Galileo in Venice, Florence, Berlin, London

The London portion (also known as the active portion) of my summer has now begun. I arrived Thursday evening, and feel quite vindicated in my championing of daytime (vs. overnight) transatlantic flights; I have thus far made a fairly seamless transition to the different time zone. Of course, I say this on the evidence of only two nights' sleep, and I will now doubtless be punished for my arrogance with a series of sleepless nights and haggard days. I should also note that my internet access is quite erratic here, and my blog entries may come not only in fits and starts (as they have always done before) but also in odd little flurries, as I transfer them in groups from my notebooks to the web.

On my first full day here I had, in my desperate mania for the stage, scheduled a trip to the theatre, so I sleepily marched off to the South Bank with my grandparents in tow (as much as the world's most energetic octogenarians could ever be said to be in tow). We arrived to see the strip of the riverside between the London Eye and the National Theatre (and even beyond, I suspect, past the Millennium Bridge) looking more lively and welcoming than ever before. The restaurants and shops (now 1 year old) at the base of Royal Festival Hall have drawn chirpy young crowds, the skaters have not been displaced (nor the booksellers), and when we arrived at the National Theatre an enormous bicycle race was just beginning in front of it.

We saw a very serviceable production at the Olivier Theatre of Brecht's "Life of Galileo," in a comfortable adaptation by David Hare and directed by Howard Davies. I hadn't read "Galileo" since high school, and remember almost nothing about it, so I am afraid I can't really speak to the success of the translation or any differences between Hare's play and the original. Simon Russell Beale does a nuanced, sympathetic turn as the scientist, whom the plays follows from mid-career in the Venetian mercantile Republic through his decision to move to Florence and the protection of the Medici family to his eventual capitulation to the Inquisition. Unfortunately, several of the other principal actors (mostly, I am sad to say, the women) give uneven, mechanical performances, and the play relies to a lamentable degree on the inconsistent performances of child actors. Although these theatrical glitches disrupt the intellectual cohesion of the play in a not altogether Brechtian sort of way, they cannot outweigh the strength of Beale's performance, which is natural and seamlessly didactic.

The set, I should note, is quite brilliant, structured by an all-encompassing, skeletal globe. The Olivier's complex drum-revolve staging turns perpetually within this sphere, evoking both the rotation of the earth and metal models of the Copernican universe. At the same time, we are constantly reminded of the oasis of Galileo's thinking (the stage surrounded by this skeletal globe most often represents his study) contained within the constant pressure of the Church (dominating much of Italian and European thought surrounding him) to adhere to a Aristotelian crystal-spheres cosmology.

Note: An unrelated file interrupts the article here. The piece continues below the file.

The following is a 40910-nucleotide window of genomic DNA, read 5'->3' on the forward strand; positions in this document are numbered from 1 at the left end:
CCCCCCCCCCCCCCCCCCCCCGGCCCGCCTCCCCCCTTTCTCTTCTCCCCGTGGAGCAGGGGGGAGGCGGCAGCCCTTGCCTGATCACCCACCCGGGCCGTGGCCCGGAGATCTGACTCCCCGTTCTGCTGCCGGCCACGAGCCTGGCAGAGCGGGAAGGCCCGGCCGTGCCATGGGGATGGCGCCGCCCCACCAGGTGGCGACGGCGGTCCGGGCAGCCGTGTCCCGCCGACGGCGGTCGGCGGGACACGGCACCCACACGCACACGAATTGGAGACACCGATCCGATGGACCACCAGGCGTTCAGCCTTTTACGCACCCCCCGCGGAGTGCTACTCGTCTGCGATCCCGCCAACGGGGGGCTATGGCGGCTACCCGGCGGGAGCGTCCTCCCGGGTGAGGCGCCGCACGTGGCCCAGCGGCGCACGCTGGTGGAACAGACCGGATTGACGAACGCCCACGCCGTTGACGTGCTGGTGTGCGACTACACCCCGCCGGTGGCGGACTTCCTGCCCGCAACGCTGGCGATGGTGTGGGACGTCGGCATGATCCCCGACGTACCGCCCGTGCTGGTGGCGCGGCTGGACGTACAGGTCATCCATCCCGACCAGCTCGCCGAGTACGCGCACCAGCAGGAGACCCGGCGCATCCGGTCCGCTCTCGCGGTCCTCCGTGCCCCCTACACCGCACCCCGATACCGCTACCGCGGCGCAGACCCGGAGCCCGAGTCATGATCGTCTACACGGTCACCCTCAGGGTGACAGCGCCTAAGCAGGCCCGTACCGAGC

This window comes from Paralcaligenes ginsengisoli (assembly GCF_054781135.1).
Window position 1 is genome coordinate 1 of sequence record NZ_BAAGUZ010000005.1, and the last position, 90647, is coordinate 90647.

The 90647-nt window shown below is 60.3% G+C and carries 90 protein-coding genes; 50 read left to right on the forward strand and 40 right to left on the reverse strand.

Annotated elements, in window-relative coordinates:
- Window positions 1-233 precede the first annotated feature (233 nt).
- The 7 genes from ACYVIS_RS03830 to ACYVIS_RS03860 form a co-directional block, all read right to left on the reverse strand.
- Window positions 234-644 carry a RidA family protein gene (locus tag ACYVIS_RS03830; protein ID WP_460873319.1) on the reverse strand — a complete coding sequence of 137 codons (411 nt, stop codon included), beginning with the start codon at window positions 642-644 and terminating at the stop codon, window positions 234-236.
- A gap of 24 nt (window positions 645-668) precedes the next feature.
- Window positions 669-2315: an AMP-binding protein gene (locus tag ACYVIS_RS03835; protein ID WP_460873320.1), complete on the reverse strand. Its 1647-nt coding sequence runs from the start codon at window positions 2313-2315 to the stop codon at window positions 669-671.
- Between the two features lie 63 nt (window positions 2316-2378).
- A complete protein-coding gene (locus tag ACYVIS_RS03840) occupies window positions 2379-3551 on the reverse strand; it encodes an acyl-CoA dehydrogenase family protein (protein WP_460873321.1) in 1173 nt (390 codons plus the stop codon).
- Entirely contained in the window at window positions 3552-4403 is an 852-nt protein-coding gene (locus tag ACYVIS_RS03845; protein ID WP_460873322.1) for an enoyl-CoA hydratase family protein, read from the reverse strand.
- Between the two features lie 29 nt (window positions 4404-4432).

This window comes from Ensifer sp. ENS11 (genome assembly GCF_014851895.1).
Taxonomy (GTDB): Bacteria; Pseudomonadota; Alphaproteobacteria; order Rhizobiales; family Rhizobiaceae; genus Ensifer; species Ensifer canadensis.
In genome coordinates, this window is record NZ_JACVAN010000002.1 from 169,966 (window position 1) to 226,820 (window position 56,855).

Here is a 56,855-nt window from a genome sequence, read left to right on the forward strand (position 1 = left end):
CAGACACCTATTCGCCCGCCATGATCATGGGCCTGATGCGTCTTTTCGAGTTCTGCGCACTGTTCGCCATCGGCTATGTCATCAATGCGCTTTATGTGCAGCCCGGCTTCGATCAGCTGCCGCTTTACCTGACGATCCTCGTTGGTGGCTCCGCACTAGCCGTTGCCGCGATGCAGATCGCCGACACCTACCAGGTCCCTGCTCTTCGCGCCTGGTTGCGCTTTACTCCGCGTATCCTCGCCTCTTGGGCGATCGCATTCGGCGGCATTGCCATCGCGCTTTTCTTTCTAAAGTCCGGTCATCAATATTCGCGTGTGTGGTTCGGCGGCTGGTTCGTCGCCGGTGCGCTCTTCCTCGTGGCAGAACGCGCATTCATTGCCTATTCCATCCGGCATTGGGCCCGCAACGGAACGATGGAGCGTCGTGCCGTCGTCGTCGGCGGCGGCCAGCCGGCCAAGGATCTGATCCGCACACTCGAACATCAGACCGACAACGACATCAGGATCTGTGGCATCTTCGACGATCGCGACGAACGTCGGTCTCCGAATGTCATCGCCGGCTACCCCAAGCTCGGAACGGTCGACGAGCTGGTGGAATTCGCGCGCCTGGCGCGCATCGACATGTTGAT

There is always the fear with Brecht's work that it will urge its case too earnestly and with too much reference to its own historical context. Does a materialist or historicist worldview (clearly at the root of this play, as Galileo's cry that "Truth is the child of Time!" makes more than clear) sow the seeds of its own undoing, a sort of literary planned obsolescence?

In fact, the play is very timely (such a wonderfully double-edged word), creating a palimpsest that allows us to see through Galileo's Venice, Florence and Rome to both Brecht's world and our own. This is, fundamentally, a narrative about the drive towards knowledge and that contentious idea of truth. Its conflict is the conflict of knowledge's relation to justice. What, the play asks, is the proper relationship between the proletariat and middle-class academics under pressure to produce profitable and ideologically acceptable discoveries? In Venice we see the insidious effects the free market has on research, and in Florence and Rome the even more pernicious effects of religion.

My grandmother wondered why Brecht made Galileo's daughter stupid (an excellent question, since Dava Sobel's "Galileo's Daughter" reveals that at least one of his daughters was a trusted intellectual interlocutor). The answer, I think, is that Brecht's Virginia Galilei (or at least Hare's) is less stupid than faithful, and her affectionate presence in the household places Galileo at the crux of the dichotomy between faith's emotional pull and his quest for a more empirical, verifiable truth. My grandmother also wondered what her mother, who adhered strictly to her church's teachings, would have made of this play's debates. I myself could only respond by questioning how present-day creationists would view them.

"The Life of Galileo" - ***1/2
by Bertolt Brecht
In a version by David Hare
Directed by Howard Davies
Olivier Theatre, National Theatre
London, UK